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Erik Isakson/Getty Images/Tetra images RF

CRISPR gene-editing technology allows scientists to make highly precise modifications to DNA. The technology is now starting to be used in human trials to treat several diseases in the U.S. Molekuul/Getty Images/Science Photo Library hide caption

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Molekuul/Getty Images/Science Photo Library

First U.S. Patients Treated With CRISPR As Human Gene-Editing Trials Get Underway

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A nurse prepares the measles, mumps and rubella vaccine at the Rockland County Health Department in Haverstraw, N.Y. Several measles outbreaks in New York state are contributing to this year's unusually high measles rates. Johannes Eisele/AFP/Getty Images hide caption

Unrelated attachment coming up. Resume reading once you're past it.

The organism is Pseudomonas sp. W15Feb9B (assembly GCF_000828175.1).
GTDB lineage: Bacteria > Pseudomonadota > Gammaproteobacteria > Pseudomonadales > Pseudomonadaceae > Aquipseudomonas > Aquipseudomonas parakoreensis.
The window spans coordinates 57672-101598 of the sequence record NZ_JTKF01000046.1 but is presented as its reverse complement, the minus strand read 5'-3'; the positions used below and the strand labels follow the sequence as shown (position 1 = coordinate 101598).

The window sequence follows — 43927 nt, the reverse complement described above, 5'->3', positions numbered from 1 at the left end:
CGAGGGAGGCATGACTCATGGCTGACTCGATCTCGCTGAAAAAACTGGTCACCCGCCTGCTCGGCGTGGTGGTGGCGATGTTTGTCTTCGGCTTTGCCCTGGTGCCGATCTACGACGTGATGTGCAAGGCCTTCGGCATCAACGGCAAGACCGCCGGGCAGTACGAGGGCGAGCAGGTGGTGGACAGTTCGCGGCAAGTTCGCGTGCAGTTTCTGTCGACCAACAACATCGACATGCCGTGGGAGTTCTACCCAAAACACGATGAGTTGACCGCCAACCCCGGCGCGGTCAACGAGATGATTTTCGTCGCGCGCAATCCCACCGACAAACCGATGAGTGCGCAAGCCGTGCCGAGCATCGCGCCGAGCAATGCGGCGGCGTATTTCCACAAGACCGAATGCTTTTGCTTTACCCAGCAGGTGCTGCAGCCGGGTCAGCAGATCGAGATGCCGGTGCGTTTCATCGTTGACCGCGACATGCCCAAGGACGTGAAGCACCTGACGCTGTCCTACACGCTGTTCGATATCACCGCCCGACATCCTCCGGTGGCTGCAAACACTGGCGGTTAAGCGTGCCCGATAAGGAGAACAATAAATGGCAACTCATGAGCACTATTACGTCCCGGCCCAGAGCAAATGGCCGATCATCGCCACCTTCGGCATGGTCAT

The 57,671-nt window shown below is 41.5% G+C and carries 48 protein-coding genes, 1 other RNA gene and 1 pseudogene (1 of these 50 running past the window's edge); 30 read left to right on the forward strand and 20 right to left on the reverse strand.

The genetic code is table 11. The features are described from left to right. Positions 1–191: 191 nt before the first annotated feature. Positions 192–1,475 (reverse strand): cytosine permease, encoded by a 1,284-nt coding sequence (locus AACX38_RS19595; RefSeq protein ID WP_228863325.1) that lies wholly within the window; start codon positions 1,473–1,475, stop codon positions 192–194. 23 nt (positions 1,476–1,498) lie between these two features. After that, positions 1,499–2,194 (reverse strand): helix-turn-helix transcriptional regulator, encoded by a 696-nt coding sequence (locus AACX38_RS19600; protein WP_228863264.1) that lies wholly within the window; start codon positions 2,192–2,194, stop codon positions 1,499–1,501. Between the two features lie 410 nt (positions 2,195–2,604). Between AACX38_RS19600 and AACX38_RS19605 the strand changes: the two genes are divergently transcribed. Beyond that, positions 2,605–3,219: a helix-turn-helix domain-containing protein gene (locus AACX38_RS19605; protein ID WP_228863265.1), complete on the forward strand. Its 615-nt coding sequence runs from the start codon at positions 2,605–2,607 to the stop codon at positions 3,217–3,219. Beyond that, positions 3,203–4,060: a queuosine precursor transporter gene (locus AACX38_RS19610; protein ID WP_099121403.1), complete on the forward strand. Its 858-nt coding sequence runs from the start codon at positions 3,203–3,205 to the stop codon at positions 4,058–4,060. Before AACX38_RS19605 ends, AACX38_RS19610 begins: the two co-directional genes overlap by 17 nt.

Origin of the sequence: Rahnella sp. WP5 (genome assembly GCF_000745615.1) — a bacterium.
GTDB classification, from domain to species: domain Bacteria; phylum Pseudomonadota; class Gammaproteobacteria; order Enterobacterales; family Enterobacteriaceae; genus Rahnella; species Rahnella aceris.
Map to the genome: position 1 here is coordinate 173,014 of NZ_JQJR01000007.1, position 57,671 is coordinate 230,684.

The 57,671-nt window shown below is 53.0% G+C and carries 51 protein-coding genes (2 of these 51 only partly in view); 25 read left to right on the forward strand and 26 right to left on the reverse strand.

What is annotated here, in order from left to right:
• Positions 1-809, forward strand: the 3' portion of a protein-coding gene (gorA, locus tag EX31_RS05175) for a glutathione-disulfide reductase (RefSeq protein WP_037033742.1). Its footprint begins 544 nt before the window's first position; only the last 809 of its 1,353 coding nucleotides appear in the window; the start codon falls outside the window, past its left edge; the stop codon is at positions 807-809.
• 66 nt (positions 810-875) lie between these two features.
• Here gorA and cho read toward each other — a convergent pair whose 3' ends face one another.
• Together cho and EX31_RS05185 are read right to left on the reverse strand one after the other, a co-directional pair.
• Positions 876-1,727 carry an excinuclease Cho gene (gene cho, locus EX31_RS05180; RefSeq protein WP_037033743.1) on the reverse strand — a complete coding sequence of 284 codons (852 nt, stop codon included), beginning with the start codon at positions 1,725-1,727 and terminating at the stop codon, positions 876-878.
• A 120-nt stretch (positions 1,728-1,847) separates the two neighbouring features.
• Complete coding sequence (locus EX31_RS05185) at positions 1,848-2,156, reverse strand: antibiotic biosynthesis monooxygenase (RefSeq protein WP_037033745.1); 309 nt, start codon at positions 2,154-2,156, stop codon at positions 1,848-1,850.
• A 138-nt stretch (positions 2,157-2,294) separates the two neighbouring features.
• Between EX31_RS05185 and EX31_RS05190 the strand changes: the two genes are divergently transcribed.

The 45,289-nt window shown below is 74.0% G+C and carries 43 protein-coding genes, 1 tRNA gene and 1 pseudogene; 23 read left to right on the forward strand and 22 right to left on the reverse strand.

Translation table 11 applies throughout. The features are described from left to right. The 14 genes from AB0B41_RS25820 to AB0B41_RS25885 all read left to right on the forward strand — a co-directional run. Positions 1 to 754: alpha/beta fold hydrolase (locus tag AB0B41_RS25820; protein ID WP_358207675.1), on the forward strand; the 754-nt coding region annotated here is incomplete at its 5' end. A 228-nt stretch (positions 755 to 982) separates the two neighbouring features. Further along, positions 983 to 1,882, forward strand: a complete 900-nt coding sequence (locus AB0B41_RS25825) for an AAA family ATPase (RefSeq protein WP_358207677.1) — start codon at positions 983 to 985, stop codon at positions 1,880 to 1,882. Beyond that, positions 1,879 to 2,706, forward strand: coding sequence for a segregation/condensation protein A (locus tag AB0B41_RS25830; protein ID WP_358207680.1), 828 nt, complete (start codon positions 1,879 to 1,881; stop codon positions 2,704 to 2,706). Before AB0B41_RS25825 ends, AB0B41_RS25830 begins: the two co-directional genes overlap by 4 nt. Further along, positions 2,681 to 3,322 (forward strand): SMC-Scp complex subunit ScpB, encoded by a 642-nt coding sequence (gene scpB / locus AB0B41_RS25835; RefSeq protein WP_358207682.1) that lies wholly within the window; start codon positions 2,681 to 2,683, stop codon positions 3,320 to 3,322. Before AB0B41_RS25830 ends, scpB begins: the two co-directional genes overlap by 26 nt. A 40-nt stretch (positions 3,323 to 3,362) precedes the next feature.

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Johannes Eisele/AFP/Getty Images

Measles Outbreak 'Accelerates,' Health Officials Warn

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Jessica Holloway-Haytcher uses an app that helps her track meals, exercise and keep in touch with an online coach. Mark Rogers Photography hide caption

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Mark Rogers Photography

My New Diet Is An App: Weight Loss Goes Digital